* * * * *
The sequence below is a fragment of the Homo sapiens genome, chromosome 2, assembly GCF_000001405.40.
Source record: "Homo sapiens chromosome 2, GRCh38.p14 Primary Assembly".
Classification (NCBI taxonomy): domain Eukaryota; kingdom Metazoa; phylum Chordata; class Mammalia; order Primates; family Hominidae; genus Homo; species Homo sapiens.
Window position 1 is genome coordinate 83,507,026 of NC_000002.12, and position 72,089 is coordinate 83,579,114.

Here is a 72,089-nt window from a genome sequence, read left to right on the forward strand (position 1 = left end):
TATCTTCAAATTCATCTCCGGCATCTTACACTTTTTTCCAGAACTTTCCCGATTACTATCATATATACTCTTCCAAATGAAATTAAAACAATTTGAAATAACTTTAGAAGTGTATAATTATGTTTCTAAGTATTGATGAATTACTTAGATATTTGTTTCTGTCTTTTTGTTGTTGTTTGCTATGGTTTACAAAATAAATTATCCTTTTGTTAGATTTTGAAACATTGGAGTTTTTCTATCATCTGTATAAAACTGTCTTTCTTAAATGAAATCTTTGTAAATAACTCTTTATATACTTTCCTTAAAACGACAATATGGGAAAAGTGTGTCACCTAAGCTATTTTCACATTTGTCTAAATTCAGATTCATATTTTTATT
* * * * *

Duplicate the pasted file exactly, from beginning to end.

The sequence below is a fragment of the Homo sapiens genome, chromosome 2, assembly GCF_000001405.40.
Source record: "Homo sapiens chromosome 2, GRCh38.p14 Primary Assembly".
Classification (NCBI taxonomy): domain Eukaryota; kingdom Metazoa; phylum Chordata; class Mammalia; order Primates; family Hominidae; genus Homo; species Homo sapiens.
Window position 1 is genome coordinate 83,507,026 of NC_000002.12, and position 72,089 is coordinate 83,579,114.

Here is a 72,089-nt window from a genome sequence, read left to right on the forward strand (position 1 = left end):
TATCTTCAAATTCATCTCCGGCATCTTACACTTTTTTCCAGAACTTTCCCGATTACTATCATATATACTCTTCCAAATGAAATTAAAACAATTTGAAATAACTTTAGAAGTGTATAATTATGTTTCTAAGTATTGATGAATTACTTAGATATTTGTTTCTGTCTTTTTGTTGTTGTTTGCTATGGTTTACAAAATAAATTATCCTTTTGTTAGATTTTGAAACATTGGAGTTTTTCTATCATCTGTATAAAACTGTCTTTCTTAAATGAAATCTTTGTAAATAACTCTTTATATACTTTCCTTAAAACGACAATATGGGAAAAGTGTGTCACCTAAGCTATTTTCACATTTGTCTAAATTCAGATTCATATTTTTATT